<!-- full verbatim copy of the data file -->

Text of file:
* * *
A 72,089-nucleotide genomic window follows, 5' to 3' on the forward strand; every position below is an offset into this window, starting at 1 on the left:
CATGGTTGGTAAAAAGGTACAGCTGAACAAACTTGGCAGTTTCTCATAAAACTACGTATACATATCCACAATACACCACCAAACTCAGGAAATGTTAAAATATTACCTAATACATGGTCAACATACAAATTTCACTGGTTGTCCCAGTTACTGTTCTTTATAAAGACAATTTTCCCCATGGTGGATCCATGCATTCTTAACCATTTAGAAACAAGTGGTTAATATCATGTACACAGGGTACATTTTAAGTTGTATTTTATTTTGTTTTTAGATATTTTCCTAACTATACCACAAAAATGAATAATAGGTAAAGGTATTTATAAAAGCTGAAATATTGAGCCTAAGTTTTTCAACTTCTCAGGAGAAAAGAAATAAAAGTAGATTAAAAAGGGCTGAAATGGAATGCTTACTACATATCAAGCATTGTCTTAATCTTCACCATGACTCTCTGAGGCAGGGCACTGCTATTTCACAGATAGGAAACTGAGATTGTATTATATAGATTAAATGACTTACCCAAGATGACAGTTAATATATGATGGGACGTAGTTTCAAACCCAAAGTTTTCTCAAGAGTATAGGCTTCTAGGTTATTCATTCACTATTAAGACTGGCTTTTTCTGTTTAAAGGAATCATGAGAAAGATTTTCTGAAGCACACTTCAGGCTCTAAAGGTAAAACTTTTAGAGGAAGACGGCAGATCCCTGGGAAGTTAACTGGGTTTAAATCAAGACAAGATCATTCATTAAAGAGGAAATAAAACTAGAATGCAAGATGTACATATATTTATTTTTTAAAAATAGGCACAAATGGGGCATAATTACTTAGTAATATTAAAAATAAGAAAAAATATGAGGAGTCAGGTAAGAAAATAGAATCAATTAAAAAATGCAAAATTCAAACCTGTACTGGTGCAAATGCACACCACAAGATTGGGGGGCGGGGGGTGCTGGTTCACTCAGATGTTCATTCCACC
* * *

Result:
A 72,089-nucleotide genomic window follows, 5' to 3' on the forward strand; every position below is an offset into this window, starting at 1 on the left:
CATGGTTGGTAAAAAGGTACAGCTGAACAAACTTGGCAGTTTCTCATAAAACTACGTATACATATCCACAATACACCACCAAACTCAGGAAATGTTAAAATATTACCTAATACATGGTCAACATACAAATTTCACTGGTTGTCCCAGTTACTGTTCTTTATAAAGACAATTTTCCCCATGGTGGATCCATGCATTCTTAACCATTTAGAAACAAGTGGTTAATATCATGTACACAGGGTACATTTTAAGTTGTATTTTATTTTGTTTTTAGATATTTTCCTAACTATACCACAAAAATGAATAATAGGTAAAGGTATTTATAAAAGCTGAAATATTGAGCCTAAGTTTTTCAACTTCTCAGGAGAAAAGAAATAAAAGTAGATTAAAAAGGGCTGAAATGGAATGCTTACTACATATCAAGCATTGTCTTAATCTTCACCATGACTCTCTGAGGCAGGGCACTGCTATTTCACAGATAGGAAACTGAGATTGTATTATATAGATTAAATGACTTACCCAAGATGACAGTTAATATATGATGGGACGTAGTTTCAAACCCAAAGTTTTCTCAAGAGTATAGGCTTCTAGGTTATTCATTCACTATTAAGACTGGCTTTTTCTGTTTAAAGGAATCATGAGAAAGATTTTCTGAAGCACACTTCAGGCTCTAAAGGTAAAACTTTTAGAGGAAGACGGCAGATCCCTGGGAAGTTAACTGGGTTTAAATCAAGACAAGATCATTCATTAAAGAGGAAATAAAACTAGAATGCAAGATGTACATATATTTATTTTTTAAAAATAGGCACAAATGGGGCATAATTACTTAGTAATATTAAAAATAAGAAAAAATATGAGGAGTCAGGTAAGAAAATAGAATCAATTAAAAAATGCAAAATTCAAACCTGTACTGGTGCAAATGCACACCACAAGATTGGGGGGCGGGGGGTGCTGGTTCACTCAGATGTTCATTCCACC